Our friend and colleague, Russell W. Irvine, died on Sunday. His was not a protracted struggle with a debilitating illness, but a sudden exhaustion of life without much warning. He was preparing to live, and was very determined to complete A biography of Joseph Jenkins Roberts, the first president of Liberia. He was also planning to spend more time in Florida away from some of the cold months in the northeast.
We know not the day or the hour of our passing, nor can we predict precisely the circumstances attending our transitioning. Nevertheless, a life worth living, is a life worth living well. Russell Irvine leaves a body of work and a family, which are a testimony to a life that was lived well. He is now “down,” but his accomplishments will ensure that he will never be “out.”
He was an accomplished author, having published many articles on the history and sociology of higher education. His most recent work was, African American Quest for Institutions of Higher Education Before the Civil War: The Forgotten Histories of the Ashmon Institute, Liberia College and Avery College.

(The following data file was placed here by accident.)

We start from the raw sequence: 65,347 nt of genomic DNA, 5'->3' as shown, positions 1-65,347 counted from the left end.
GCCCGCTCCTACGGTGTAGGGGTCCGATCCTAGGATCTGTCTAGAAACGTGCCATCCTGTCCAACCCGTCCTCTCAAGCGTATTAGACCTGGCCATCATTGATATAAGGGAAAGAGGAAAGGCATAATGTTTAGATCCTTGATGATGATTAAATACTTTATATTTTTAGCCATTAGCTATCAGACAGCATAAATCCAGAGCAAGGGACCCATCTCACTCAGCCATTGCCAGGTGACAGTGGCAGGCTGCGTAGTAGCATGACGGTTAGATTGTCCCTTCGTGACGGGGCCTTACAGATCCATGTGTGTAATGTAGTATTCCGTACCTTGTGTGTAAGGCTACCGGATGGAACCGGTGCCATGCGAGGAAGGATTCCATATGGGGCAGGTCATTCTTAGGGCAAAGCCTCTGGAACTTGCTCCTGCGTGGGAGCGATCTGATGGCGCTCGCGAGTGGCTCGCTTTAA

This study advances the understanding of black education during the antebellum era. It investigates the important ideological divisions that drove access to higher education for African Americans : the African Colonization Movement (A.C.S.), 1817–1862; and the Abolitionist Movement, 1830–1865. This study also provides some of the actual histories of those individuals who succeeded in obtaining an education as well as the histories of the institutions that served them. This book contains nineteen black and white photographs.
He was a contributor to Race Inquiry, as a writer and as an Associate Editor. Before retiring, he was a tenured professor in the College of Education at Georgia State University in Atlanta. He received his Ph.D. in the Sociology of Education from Case Western Reserve University.
Last year he gave a tribute to his aunt, Eva V. Willliams on the occasion of her 90th birthday. View here